RAIN falling today across Victoria and parts of New South Wales is a promising forerunner to what the Bureau of Meteorology predicts will be widespread falls across much of the eastern Australia cropping zone over the next few days.
Croppers in the northern summer cropping zones, in particular, will be pinning their hopes on the forecast rain coming to fruition as sorghum and cotton plantings are fast running out of soil moisture reserves.
For growers in the southern regions, the rain will be useful for summer crop irrigators and building soil moisture, but not so welcome by those still to harvest the last of this year’s winter crops.
The Bureau is basing its prediction of widespread eastern rains on a developing low pressure system in the south, and the southward movement of tropical cyclone Owen that has already brought big rains and flooding to north Queensland.
A low pressure trough deepening over Victoria today has already triggered rain across much of the state, including the Wimmera and Mallee, and is moving into New South Wales, bringing the increased likelihood of showers and thunderstorms.
At the same time in the north, tropical cyclone Owen, located over the south western Gulf of Carpentaria, is expected to intensify and make landfall about the south east Gulf tomorrow, before tracking down the Queensland coast as a deep low pressure system over the weekend.
A surface trough extending from north west Queensland through the central west to the Darling Downs, combined with a strong upper trough over southern Queensland, will lead to a high chance of showers and thunderstorms in Queensland cropping areas from tomorrow.
While the Bureau is uncertain of the movement of Cyclone Owen over the weekend, it expects it to continue its south-eastward movement along the Queensland coast, creating potential for rain in the south east of the state.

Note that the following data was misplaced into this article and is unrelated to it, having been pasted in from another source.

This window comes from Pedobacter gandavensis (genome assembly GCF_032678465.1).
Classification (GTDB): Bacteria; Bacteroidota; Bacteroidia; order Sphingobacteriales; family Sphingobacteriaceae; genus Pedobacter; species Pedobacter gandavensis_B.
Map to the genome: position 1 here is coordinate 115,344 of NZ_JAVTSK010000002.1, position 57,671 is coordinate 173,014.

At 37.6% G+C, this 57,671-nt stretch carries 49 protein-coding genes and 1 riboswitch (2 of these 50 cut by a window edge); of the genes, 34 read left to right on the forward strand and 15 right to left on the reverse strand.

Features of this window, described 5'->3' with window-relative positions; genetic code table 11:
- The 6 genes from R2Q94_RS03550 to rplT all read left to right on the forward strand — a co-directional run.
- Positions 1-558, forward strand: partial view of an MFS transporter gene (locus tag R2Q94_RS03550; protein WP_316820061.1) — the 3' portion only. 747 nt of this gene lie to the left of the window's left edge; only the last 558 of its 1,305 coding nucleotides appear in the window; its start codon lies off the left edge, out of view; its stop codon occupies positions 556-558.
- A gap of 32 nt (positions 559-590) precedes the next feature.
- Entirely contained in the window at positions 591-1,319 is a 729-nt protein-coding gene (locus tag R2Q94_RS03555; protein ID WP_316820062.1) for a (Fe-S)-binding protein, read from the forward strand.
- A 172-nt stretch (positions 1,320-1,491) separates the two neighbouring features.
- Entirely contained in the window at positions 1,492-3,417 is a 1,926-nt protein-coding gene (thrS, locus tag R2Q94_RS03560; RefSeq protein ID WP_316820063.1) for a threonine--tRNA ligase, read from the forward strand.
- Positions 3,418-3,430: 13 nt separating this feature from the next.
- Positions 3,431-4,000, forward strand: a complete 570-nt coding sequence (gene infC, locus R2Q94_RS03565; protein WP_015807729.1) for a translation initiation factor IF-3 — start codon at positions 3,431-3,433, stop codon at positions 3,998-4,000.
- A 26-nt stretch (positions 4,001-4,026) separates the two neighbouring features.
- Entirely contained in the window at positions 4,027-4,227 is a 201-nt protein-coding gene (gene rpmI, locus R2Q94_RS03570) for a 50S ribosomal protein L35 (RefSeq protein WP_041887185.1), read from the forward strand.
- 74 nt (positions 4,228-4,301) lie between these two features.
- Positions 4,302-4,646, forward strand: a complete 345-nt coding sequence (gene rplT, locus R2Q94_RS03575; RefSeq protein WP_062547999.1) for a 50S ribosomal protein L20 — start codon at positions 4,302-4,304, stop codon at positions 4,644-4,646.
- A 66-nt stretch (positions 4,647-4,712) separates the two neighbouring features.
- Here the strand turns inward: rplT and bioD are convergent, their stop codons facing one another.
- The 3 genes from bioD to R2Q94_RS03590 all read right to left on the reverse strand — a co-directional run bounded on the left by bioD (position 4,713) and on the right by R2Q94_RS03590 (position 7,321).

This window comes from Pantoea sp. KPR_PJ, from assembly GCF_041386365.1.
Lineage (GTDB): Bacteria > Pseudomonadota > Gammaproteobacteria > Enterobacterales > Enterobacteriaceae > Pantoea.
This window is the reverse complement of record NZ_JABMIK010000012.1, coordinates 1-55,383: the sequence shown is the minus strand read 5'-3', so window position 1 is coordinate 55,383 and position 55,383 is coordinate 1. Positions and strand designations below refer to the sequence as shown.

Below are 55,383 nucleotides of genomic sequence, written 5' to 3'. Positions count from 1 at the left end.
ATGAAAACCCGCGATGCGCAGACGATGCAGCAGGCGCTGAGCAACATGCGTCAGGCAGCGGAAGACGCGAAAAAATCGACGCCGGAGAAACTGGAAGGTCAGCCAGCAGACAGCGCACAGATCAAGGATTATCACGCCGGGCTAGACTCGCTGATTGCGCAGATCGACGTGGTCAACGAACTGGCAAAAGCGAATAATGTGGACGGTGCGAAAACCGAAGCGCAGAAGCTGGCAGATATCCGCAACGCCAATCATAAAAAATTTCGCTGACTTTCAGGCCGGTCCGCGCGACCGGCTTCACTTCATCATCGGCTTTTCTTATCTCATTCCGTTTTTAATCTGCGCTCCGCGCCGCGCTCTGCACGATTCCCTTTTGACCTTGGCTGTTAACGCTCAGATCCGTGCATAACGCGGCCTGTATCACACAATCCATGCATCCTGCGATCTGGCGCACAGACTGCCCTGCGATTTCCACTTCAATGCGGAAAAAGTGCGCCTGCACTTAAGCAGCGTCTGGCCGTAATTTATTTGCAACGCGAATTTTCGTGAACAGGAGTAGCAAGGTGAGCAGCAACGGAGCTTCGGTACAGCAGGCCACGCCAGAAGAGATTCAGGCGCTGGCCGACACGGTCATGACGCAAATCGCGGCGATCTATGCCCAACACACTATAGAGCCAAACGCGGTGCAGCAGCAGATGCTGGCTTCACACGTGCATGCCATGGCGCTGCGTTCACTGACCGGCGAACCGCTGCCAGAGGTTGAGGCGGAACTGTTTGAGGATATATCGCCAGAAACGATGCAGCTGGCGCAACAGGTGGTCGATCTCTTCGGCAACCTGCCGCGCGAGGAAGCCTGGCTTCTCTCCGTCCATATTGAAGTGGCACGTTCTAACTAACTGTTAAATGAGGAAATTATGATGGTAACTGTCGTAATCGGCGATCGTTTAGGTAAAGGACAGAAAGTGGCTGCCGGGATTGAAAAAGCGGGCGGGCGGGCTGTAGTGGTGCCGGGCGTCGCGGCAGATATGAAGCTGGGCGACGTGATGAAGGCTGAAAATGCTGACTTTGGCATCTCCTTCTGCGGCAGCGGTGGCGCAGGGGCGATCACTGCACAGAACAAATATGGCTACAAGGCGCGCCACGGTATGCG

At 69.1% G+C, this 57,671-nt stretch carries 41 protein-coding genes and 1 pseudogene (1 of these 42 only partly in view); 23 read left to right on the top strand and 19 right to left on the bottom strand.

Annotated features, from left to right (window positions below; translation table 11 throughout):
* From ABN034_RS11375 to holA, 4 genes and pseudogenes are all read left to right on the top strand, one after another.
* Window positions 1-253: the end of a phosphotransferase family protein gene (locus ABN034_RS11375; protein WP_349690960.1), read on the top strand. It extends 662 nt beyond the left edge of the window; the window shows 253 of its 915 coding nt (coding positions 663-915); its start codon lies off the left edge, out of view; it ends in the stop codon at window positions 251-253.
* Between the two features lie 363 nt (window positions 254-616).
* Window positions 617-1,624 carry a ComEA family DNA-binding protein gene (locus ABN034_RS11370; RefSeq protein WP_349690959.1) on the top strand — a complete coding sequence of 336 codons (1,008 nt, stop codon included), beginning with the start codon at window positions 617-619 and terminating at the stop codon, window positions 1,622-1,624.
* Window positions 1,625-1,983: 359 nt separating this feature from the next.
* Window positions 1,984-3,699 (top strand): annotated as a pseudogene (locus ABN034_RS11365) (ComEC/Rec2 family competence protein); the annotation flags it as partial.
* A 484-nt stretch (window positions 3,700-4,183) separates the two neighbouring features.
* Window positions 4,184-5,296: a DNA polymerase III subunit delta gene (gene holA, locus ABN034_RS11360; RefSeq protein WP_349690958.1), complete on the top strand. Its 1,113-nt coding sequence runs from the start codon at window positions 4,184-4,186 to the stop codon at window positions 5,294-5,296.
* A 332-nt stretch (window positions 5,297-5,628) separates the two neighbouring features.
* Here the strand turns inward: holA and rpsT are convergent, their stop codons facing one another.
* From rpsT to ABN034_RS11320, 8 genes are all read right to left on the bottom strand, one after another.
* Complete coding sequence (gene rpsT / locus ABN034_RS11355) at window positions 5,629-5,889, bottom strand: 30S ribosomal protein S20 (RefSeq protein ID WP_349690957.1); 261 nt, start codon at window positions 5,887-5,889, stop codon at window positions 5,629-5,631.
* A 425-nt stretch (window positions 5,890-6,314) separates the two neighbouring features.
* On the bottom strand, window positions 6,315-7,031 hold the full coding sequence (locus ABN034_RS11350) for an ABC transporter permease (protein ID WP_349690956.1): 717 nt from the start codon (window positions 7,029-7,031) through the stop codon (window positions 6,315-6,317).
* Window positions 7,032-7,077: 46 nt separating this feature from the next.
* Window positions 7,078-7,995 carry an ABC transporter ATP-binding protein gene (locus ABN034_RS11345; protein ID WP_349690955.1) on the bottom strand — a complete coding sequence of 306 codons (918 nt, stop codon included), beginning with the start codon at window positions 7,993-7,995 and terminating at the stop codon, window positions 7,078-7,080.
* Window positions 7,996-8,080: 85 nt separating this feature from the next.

Wringing out the humidity
Bureau of Meteorology duty forecaster, Tom Fejes, said the trough developing into a low pressure system in Victoria today was connecting with the tropical moisture from the north, creating humid conditions and developing into a rain band with storms.
While the higher falls so far have been in the north east of Victoria, other areas of the state, including the Wimmera and Mallee cropping regions, had also received reasonable falls.
“There is a good chance the low will wrap back around this afternoon and there could potentially be some pretty good rainfall through parts of the Mallee and northern Wimmera this evening,” he said.
The Bureau’s duty forecaster, Peter Otto, said the upper level low pressure system over south east Australia was encouraging air to be drawn in from the tropics.
“There is a flow of hot air coming in from the South Pacific over the Darling Downs, New South Wales and the eastern parts of Victoria,” he said.
“So, there is high humidity. Some of the humidity levels over the eastern parts of Victoria and NSW today are similar to the humidity levels you’d expect on a standard Brisbane summer day. It is significant.
“The weather system in the upper and mid-levels currently over Victoria is basically ‘wringing’ that moisture out.”
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